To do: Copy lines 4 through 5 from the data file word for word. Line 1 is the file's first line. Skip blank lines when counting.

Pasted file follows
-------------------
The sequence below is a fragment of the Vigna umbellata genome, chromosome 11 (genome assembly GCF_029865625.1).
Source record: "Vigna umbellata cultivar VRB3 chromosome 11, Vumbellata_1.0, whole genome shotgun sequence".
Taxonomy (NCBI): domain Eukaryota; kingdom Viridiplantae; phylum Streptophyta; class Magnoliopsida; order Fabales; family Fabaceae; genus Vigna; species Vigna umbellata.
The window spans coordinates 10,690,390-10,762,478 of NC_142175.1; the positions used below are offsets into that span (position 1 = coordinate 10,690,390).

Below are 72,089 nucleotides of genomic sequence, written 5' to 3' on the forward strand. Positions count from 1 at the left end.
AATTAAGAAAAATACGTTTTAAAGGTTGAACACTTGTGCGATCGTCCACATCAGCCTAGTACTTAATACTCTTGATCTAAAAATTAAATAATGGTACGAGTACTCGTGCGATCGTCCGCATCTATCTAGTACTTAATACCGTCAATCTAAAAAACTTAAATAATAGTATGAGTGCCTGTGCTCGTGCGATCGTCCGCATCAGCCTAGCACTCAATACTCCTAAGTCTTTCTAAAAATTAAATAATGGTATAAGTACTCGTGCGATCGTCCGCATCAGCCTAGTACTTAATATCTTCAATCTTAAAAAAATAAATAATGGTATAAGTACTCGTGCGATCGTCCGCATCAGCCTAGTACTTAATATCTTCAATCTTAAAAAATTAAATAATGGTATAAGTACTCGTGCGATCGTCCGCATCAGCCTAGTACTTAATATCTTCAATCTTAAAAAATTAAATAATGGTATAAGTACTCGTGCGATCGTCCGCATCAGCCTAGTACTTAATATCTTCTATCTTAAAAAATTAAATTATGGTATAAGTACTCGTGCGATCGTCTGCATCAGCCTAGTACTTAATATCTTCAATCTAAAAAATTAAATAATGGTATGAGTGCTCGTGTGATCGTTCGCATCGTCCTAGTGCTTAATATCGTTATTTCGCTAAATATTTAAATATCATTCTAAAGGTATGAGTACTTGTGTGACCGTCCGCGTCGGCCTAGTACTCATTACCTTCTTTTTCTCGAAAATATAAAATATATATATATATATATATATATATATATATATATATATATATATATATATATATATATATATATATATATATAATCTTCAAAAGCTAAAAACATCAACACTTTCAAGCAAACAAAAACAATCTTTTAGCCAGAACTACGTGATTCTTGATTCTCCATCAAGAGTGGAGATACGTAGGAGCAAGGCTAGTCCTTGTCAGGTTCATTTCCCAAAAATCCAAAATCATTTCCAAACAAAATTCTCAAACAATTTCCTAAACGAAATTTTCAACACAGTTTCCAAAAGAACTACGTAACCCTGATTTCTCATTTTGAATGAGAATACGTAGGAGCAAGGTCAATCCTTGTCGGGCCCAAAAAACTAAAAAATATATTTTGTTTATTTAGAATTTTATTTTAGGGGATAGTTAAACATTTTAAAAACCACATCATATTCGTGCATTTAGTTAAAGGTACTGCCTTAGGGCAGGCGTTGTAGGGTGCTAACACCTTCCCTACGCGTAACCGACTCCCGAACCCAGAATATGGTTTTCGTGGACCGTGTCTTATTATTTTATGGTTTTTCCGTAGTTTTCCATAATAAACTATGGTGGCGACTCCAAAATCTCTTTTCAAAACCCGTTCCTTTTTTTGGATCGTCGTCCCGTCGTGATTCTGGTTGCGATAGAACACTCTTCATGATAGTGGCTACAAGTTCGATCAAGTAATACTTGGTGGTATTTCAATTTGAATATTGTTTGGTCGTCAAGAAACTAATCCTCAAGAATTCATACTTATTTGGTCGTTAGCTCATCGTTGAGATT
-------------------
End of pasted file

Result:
The window spans coordinates 10,690,390-10,762,478 of NC_142175.1; the positions used below are offsets into that span (position 1 = coordinate 10,690,390).

Below are 72,089 nucleotides of genomic sequence, written 5' to 3' on the forward strand. Positions count from 1 at the left end.